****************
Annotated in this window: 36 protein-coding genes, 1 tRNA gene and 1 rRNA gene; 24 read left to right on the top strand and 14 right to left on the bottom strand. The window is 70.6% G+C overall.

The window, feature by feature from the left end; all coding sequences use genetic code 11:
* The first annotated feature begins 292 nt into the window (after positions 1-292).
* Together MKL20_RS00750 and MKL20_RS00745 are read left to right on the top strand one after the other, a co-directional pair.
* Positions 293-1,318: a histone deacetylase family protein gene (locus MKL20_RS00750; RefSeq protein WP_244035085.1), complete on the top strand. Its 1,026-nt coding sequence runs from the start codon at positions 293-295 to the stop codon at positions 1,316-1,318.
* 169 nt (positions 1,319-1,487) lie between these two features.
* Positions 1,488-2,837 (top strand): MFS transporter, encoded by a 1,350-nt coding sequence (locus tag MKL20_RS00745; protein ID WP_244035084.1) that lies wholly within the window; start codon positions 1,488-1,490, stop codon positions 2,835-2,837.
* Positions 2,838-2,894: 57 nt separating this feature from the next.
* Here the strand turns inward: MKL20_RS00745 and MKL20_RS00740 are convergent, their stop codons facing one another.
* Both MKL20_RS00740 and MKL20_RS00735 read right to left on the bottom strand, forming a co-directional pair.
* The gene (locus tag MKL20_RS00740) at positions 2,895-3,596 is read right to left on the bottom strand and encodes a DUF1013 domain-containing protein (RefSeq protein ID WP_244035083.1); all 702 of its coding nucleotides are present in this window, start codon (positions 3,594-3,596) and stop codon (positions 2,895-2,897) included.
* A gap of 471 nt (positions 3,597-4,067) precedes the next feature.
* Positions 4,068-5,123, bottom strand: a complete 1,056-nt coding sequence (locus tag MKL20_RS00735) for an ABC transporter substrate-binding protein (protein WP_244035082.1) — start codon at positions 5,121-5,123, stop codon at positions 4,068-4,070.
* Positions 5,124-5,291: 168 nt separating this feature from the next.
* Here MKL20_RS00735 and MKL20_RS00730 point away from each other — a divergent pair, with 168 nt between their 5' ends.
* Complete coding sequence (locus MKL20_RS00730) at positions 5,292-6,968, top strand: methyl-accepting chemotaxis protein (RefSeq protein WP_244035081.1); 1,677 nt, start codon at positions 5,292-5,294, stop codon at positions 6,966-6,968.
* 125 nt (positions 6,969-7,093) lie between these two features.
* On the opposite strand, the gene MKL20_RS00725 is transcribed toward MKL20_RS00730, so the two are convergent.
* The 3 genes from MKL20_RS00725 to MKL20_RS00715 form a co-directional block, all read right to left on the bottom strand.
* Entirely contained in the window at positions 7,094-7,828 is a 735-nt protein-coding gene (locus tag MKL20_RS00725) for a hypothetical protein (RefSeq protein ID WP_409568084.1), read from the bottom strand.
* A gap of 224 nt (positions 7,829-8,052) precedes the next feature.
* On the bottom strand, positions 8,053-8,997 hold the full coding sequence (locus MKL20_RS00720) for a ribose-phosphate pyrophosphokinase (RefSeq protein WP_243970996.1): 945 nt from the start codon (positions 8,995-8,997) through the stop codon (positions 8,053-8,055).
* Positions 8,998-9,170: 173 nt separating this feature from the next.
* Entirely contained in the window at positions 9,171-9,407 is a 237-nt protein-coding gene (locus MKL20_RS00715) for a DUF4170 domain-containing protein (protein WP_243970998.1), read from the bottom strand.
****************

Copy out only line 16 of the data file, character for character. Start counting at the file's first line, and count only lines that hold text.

* Complete coding sequence (locus MKL20_RS00730) at positions 5,292-6,968, top strand: methyl-accepting chemotaxis protein (RefSeq protein WP_244035081.1); 1,677 nt, start codon at positions 5,292-5,294, stop codon at positions 6,966-6,968.